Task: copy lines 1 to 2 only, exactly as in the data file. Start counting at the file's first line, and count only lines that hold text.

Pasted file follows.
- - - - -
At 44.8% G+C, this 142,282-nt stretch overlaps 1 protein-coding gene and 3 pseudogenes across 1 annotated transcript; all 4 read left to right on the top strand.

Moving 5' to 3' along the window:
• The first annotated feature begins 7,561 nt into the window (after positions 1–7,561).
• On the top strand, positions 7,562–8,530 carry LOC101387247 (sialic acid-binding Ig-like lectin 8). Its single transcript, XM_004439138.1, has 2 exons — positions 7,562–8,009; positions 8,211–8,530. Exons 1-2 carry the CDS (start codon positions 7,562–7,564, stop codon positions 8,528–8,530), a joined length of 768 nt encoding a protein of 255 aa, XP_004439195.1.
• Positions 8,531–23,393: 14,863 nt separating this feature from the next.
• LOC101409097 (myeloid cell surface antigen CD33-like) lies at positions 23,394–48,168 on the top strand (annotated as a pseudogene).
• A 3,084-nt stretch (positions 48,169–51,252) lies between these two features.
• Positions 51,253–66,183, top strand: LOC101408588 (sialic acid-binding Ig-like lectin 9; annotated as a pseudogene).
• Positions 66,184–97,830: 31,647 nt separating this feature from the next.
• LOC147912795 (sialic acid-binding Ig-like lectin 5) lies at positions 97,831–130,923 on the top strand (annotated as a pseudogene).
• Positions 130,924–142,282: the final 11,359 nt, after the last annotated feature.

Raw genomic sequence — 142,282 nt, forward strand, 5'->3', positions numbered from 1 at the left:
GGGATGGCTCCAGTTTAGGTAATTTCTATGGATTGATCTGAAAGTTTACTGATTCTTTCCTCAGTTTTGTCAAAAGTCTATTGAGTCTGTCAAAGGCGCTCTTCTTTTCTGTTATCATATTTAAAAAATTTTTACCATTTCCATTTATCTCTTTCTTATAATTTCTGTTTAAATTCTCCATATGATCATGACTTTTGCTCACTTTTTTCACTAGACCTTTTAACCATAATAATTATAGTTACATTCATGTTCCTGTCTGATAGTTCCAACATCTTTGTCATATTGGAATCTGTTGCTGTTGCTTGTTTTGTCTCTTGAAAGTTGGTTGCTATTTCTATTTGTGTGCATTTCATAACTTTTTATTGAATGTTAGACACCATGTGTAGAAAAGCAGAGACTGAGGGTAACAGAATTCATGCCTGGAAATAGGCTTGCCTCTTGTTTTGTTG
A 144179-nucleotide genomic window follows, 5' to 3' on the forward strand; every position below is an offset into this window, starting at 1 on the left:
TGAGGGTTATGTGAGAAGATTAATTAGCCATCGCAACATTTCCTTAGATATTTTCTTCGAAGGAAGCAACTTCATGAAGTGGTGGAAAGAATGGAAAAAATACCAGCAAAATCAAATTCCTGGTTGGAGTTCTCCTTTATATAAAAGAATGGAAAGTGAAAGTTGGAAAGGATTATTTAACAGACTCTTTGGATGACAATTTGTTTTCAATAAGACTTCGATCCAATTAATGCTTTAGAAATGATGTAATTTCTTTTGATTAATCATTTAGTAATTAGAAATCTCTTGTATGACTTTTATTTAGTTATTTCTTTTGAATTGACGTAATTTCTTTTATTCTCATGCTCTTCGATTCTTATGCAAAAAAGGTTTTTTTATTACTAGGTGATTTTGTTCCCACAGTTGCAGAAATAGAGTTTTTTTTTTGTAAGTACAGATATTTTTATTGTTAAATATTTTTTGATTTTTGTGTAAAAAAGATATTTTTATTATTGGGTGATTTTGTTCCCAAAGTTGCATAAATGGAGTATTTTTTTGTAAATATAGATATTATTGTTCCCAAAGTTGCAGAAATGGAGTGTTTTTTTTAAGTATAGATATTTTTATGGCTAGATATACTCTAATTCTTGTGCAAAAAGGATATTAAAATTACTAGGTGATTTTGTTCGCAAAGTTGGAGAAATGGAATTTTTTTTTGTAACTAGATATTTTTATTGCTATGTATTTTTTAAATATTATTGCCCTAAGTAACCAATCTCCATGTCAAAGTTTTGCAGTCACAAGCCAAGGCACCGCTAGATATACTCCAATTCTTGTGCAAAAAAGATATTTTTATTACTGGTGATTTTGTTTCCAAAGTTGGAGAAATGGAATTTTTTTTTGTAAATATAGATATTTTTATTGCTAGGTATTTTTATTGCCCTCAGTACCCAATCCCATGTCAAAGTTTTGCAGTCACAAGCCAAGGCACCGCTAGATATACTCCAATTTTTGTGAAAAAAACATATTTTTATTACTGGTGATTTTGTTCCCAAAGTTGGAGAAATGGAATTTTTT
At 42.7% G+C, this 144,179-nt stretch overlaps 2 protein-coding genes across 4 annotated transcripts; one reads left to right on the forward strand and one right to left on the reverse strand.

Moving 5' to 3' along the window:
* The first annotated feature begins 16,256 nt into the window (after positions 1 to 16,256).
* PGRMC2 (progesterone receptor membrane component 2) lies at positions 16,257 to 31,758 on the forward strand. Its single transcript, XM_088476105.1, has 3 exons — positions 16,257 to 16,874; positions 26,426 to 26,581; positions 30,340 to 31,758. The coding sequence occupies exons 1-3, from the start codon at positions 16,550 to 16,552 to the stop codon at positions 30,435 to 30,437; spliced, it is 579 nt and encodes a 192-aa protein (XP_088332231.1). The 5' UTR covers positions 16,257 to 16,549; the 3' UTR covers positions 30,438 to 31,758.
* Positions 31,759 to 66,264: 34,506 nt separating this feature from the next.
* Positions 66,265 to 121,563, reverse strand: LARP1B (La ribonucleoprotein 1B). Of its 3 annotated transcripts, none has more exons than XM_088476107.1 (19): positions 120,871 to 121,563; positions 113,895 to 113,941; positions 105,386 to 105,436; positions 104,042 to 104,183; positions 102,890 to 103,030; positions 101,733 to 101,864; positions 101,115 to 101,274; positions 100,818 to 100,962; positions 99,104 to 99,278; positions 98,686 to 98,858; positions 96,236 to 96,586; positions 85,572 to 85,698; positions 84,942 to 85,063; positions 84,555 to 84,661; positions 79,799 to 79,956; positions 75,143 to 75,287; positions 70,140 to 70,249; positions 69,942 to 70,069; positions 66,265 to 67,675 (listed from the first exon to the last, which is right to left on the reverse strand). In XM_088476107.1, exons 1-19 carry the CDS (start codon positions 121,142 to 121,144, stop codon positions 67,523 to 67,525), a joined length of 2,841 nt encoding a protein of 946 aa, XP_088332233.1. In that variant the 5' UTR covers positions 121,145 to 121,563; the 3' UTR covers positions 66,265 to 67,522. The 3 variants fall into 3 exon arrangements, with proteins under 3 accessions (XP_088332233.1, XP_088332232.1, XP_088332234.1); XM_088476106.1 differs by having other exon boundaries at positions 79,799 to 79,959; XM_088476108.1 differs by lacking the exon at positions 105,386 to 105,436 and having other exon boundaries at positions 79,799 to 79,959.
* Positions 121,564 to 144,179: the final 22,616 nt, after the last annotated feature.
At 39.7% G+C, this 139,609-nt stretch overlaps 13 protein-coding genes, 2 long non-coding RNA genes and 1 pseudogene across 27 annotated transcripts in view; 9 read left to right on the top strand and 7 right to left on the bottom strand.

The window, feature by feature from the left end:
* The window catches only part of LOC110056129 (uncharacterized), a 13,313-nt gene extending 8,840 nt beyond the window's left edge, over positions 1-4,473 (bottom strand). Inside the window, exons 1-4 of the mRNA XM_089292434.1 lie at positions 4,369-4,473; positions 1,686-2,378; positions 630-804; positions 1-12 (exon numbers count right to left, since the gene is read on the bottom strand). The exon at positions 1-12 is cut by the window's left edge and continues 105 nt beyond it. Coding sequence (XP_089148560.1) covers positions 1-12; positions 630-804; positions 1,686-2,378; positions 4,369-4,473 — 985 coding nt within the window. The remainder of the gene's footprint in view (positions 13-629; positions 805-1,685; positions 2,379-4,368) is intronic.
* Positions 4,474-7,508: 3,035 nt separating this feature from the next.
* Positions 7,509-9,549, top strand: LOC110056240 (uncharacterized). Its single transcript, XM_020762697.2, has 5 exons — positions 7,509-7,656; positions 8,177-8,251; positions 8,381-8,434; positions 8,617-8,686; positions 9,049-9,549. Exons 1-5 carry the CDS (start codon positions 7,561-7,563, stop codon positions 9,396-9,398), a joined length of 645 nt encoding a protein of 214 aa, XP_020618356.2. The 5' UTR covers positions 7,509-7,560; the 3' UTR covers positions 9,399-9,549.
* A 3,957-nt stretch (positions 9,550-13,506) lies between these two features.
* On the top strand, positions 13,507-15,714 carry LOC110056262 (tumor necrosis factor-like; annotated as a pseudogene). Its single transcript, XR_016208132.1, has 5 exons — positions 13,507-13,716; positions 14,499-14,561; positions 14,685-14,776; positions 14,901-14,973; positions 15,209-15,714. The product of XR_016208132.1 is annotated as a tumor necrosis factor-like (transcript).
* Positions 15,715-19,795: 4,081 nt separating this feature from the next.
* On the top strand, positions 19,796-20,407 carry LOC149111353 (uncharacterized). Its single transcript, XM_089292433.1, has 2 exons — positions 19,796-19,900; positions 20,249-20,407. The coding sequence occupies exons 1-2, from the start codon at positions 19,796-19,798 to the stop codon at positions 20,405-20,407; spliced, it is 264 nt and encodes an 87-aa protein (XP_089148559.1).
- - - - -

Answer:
At 44.8% G+C, this 142,282-nt stretch overlaps 1 protein-coding gene and 3 pseudogenes across 1 annotated transcript; all 4 read left to right on the top strand.

Moving 5' to 3' along the window: